On She Goes

So, You’ve Decided to Move to Portland?

Well, it can be a deeply complex vortex for people of color to call home.

Uriah Boyd
Uriah Boyd
April 16, 2017
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Bring your comfiest sweaters and prepare to grow some thick skin. Portland may have a reputation for being a punch line—a place full of hipsters and hippies, bearded men, and unshaved women—but it’s more complicated than that. Portland can be a deeply complex vortex for people of color to call home. It’s rich with moments that soothe the soul and sprinkled with moments that cut deep into the most tender places we know, and it seems to trap people here in a love-hate embrace.

photo by Grace Rivera

I’ve lived in this gorgeous white city my entire life and can count on one hand my encounters with overt racism. Portland’s brand of racism tends to take the shape of passive remarks, fetishization, and “color blindness.” It becomes extremely exhausting having to educate ignorant, well-meaning folks about how to appropriately interact with people who don’t look like them. This reluctant and inescapable role as “ethnic ambassador” can drive people of color away. I understand the aversion, but Portland has another side to it.

photo by Grace Rivera

We’ve all heard countless times that Portland is very white, but most people don’t know that communities of color have endured so much in just the past 50 years alone. Once residency for African Americans in Oregon was legalized in 1926, Black people were practically only allowed to live in North Portland, an area forsaken by city government. They learned to make the best of what they were given, and eventually North Portland was home to a thriving, self-sufficient community of Black and Brown folks. On Williams Avenue there were successful jazz joints, pharmacies, barber shops, and clinics almost exclusively owned and patronized by Black people. The expansion of Emanuel Hospital that lead to the eviction of thousands of families in the area was the first of many strikes that broke this community down, divided its people, and condemned many Black families to the east side of town. Many of the Black families who remain in inner Portland have survived against all odds.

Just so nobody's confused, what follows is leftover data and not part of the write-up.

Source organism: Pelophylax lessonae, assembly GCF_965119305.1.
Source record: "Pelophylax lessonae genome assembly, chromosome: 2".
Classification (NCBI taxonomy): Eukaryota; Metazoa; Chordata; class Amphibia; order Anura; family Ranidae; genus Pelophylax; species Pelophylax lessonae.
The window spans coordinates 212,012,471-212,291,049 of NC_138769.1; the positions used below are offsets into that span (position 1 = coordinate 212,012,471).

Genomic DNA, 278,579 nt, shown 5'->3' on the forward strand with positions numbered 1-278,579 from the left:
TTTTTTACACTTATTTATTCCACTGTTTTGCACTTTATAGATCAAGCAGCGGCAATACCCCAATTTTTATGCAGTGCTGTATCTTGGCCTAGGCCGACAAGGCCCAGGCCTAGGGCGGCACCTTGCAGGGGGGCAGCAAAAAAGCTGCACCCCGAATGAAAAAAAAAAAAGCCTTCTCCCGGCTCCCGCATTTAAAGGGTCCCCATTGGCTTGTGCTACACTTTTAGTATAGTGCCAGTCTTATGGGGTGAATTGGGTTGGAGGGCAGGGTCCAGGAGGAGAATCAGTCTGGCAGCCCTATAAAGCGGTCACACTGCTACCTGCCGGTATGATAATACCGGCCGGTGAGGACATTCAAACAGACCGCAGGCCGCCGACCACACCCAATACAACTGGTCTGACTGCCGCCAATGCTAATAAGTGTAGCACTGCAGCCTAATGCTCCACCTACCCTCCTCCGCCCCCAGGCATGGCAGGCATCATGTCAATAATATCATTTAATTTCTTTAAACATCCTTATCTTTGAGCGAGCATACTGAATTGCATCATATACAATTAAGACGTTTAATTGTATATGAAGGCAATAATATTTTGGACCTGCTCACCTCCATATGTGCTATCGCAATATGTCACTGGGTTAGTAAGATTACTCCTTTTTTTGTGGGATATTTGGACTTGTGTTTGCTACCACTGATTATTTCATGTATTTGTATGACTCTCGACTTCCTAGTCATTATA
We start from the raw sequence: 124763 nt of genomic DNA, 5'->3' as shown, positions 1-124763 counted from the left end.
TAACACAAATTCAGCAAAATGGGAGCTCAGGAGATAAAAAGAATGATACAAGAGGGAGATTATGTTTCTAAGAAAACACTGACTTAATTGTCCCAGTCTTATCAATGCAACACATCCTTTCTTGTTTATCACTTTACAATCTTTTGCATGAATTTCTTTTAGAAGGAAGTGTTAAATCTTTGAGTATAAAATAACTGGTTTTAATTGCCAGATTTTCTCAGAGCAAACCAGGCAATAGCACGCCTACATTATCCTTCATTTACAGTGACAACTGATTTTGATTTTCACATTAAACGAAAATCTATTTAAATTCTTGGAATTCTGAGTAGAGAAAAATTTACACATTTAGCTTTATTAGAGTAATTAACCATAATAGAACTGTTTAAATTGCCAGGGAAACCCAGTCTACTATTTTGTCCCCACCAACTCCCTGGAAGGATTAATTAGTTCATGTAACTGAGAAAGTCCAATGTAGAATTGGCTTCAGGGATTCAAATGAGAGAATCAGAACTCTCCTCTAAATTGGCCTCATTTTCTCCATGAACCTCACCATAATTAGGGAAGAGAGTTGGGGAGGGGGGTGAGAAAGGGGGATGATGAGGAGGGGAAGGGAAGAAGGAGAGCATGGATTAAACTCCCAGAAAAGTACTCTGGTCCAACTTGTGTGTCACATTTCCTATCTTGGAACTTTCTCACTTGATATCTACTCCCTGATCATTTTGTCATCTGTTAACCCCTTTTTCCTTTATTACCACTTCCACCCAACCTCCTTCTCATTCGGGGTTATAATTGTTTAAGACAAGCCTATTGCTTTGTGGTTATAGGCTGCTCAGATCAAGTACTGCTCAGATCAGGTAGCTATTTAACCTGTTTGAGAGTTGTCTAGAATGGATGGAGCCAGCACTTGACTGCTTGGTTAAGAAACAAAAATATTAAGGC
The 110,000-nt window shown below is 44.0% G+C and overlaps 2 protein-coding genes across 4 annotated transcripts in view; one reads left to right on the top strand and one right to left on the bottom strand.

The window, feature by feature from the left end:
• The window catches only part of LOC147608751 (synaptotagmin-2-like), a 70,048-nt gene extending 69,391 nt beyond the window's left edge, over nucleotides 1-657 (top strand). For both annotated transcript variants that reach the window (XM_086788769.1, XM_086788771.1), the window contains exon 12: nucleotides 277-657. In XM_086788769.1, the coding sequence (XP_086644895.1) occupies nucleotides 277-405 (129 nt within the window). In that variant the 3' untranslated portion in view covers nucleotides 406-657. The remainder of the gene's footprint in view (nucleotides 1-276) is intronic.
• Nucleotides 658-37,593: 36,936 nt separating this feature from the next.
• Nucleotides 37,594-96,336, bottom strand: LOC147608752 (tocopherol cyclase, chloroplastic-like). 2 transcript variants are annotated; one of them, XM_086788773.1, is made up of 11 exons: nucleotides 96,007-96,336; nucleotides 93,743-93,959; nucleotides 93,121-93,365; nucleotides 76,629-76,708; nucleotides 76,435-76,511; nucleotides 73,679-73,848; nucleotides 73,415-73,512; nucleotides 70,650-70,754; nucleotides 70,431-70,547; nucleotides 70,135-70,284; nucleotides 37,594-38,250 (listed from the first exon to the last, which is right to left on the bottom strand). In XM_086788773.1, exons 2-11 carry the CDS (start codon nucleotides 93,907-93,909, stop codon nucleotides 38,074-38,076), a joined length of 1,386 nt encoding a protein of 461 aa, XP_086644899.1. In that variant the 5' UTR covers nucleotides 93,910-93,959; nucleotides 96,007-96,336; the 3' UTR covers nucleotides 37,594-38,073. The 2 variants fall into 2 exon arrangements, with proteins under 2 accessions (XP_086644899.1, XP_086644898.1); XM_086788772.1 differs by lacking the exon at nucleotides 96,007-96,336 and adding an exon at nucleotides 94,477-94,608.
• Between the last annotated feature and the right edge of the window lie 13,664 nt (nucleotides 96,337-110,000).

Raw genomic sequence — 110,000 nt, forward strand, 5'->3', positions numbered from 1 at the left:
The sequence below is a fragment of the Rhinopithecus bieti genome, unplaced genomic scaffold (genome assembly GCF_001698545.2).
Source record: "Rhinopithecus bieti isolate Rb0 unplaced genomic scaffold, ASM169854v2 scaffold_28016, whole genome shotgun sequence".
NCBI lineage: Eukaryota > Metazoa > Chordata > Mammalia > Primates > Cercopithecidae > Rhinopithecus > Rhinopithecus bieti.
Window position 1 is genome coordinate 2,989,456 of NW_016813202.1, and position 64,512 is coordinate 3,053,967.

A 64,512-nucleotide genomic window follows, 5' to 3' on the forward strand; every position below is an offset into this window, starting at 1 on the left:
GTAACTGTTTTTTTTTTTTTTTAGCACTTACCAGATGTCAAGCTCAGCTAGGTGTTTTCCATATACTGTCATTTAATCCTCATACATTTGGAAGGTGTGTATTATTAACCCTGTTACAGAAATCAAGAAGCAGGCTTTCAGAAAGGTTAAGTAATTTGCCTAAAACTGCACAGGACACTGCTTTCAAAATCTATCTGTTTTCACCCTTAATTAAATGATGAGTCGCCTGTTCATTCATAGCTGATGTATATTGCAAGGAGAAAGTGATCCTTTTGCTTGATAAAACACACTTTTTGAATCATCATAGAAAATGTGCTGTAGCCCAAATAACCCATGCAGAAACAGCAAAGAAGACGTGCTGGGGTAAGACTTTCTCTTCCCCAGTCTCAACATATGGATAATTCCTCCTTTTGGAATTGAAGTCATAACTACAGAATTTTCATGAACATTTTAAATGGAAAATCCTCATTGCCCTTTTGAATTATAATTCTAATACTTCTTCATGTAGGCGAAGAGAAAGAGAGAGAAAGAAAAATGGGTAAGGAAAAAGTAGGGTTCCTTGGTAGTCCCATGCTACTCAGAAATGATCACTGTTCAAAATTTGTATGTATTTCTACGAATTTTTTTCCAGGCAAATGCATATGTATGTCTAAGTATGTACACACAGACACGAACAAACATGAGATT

I’ve lived in this gorgeous white city my entire life and can count on one hand my encounters with overt racism.

Now that people of color in Portland are scattered, we make it a point to gather and support one another. We understand how isolating it can be to exist as a person of color in this town, and that’s why we create safe spaces to sing, cry, write, read, meditate, dance, and just be with one another at events hosted by art collective DUG or at a dance night hosted by YGB. I’ve found that no matter who you are or what you’re into, you’re going to find people here who will help you hand-paint your very own freak flag—and throw a five-person parade with you to celebrate it. We are passionate and confident about what moves us.

The first thing you’ll want to do here is find your people. Create a family. Because our communities of color are so intertwined, one friend you make may be able to connect you to a broader community of others who are into exactly what you’re into! If you like to dance, attend a random dance party. If you like to play music, find an open jam to attend. With a smile and a few words, you could find yourself making connections that will keep you afloat in rainy Portland.

Hanging out in NE Portland photo by Grace Rivera

The second is to buckle up for the roller coaster of fetishization, racism, and admiration that you’ll be riding as a woman of color. Chances are the people you’ll meet here are allies, but far too many do not know the appropriate ways to convey that alliance. For instance: calling my hair beautiful does not give you the right to stick your hand in it. You may want to have some lines prepared to tactfully tell off a thoughtless yet well-meaning person. You also reserve the right to be without tact.

Lastly, take a big, fat chill pill. Prepare for a slower pace of life; prepare to wait in line an extra minute at the grocery store because the clerk and customer are old friends. Get ready to stop at every second intersection for pedestrians because it’s the law. Be careful while you share narrow roads with bicyclists. Learn how to recycle and compost. Leave your umbrellas at home; Pacific Northwest natives will judge you. Welcome to the vortex.

St. Johns Bridge photo by Grace Rivera